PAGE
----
Having said that, if Joseph really did have influence over word choice, then that seems to strengthen the apologetic argument for a loose translation rather than a tight translation. The question becomes significant because there is a school of thought that the word appeared on a stone and Joseph dictated the word. If Joseph had input (and could choose wherefore/therefore), then it seems the words weren’t really appearing on a stone. Do you agree? Is there gathering consensus among apologists that loose translation is a better argument than tight translation?
There are too many areas that you have touched on, but lightly, to make a good reoly to. However, the authors of the Book of Mormon themselves note the possibility of errors due to the imperfections of the authors themselves.
My take on the Book of Mormon imoerfections and the statement that it isthe most correct Book is theological. I do believe that there were Nephites and Lamanites, etc. also.
Chronology is something that can become confused dues to multiple story lines and from abridgements, etc. It is not surprisingthat there are some chronological anomalies. However, we must also be sure that any assumption on which we base a chronology is correct.
Wordprints have been shown to be a efffective means of authorship discrimination, with limitations. The “Dueling Wordprint” studies by Bruce Schaalje et al was used to highlight some of the problems with the Stanford nearest shrunken centroid method and proffered proposed enhancements to overcome some of those problems. There remain questions even about the enhanced methods as to genre and the use of archaic language.
It is rather difficult for a person to adequately critique all of the various apologetic scholarship that has been done on the Book of Mormon without some type of training in the respective fields, or a tremendous amount of research. Maybe Earl M. Wunderli took on a task that was a bit too ambitious for his level of expertise in those fields. One such area could be his take on the Isaiah quotations in the Book of Mormon. Did he respond to “Isaiah Variants in the Book of Mormon” by John A. Tvedtnes?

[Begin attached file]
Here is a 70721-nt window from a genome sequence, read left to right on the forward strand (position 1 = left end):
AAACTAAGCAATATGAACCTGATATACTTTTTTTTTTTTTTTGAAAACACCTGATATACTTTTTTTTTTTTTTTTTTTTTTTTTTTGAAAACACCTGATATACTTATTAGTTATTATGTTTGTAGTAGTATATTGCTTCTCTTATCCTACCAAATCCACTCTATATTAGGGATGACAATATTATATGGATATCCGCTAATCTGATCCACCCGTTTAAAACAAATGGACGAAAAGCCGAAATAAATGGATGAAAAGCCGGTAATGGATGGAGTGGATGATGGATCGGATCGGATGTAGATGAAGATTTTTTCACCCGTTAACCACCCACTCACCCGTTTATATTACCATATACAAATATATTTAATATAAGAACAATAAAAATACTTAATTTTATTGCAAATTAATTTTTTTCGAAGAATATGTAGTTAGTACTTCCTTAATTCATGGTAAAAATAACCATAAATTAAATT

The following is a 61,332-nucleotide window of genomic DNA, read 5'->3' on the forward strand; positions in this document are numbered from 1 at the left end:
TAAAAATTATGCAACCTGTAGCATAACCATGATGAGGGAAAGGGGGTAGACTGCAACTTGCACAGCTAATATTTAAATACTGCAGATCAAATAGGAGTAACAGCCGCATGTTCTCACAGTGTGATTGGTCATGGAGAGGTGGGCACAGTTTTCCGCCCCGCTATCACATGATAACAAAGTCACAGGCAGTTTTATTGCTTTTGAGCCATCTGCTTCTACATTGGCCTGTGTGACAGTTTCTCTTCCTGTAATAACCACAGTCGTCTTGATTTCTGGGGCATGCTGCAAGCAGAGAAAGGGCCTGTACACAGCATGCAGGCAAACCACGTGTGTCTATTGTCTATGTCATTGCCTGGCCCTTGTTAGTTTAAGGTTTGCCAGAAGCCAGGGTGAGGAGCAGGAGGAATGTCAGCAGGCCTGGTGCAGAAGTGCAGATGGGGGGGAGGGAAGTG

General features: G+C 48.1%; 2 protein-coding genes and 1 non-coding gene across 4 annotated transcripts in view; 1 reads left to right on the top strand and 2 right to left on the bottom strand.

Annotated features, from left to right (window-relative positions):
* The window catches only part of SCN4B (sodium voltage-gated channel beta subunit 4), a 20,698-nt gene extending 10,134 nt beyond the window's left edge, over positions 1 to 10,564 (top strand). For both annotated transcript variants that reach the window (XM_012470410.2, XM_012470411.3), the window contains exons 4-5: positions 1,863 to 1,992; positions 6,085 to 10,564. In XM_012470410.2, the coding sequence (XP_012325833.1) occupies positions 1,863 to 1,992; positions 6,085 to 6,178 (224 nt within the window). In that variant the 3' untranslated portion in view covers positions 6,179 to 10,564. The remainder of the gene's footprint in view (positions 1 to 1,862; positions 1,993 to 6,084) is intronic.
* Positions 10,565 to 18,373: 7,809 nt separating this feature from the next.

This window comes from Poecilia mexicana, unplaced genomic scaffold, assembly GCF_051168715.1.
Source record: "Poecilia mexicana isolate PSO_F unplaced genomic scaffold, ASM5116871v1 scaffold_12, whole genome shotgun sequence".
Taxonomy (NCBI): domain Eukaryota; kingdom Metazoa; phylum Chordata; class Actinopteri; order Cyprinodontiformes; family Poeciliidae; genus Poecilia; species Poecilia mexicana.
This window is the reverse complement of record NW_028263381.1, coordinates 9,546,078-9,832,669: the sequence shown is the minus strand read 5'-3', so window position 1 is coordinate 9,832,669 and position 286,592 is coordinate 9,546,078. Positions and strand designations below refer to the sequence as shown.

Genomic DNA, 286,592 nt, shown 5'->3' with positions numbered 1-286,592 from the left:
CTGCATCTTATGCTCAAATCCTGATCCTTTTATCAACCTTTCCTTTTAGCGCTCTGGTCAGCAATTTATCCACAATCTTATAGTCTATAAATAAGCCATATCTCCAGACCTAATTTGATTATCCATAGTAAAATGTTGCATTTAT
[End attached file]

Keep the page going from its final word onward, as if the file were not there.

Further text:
I don’t recall Tvedtnes doing a lot on chiasmus. That seems to have become John Welch’s forte. You might find it to be uninteresting, but Welch has done a lot of research on the matter and has made some credible arguemnts for chiasms in the Book of Mormon being deliberate and often very complex.
Just my two cents worth.
As the author of An Imperfect Book, I’d be pleased to answer anyone’s questions about it.
I’m uncertain how the translation occurred, especially how Joseph could have done it with his head starting into a hat. I’m also impressed by the fact that when George Potter and others of the Nephi Project took a Book of Mormon and a compass into the Arabian Peninsula, that they found that the author of the two books of Nephi was meticulously correct in his geographical descriptions of the area. They found a granite valley with a “river of water” that ran through it that in earlier times flowed into the Red Sea. They also documented their find of Nahom (NHM) in the precise spot Nephi said it would be. (Some say it’s merely coincidence given that only three letters were used with no one knowing the vowels, but in 1996 mummified bodies began to be found, showing it to be a burial site.) Going in an eastward direction, one comes to a coastal area matching the precise tropical description of Nephi’s Bountiful: large bees, honey, figs, grains, plentiful ore to make tools, trees for timber, a small nearby mountain and cliffs; also natural harbor areas and a community of people who could be hired for shipbuilding.
To me, these are geographical elements that would be difficult, if not impossible for anyone living in 1830 to pull off. Add to that the steady, incremental finds in Mesoamerica supporting the Book of Mormon, and one can make an impressive case for its authenticity. Is it bulletproof? Not yet, but apologists make a good point in in suggesting that if the Book of Mormon is not authentic, that new findings would tend to work against it rather than for.
Although LDS apologists are often derided for some of their conclusions and criticized for beginning with a conclusion and working back, I think many such criticisms go too far. I find, on the other hand, Hebraisms, chiasmus and these geographical findings to be too casually dismissed. I’ve been watching LDS apologists talking about new findings on the Book of Abraham and, though not qualified to judge their merits, if true, I would find them to be extraordinarily compelling.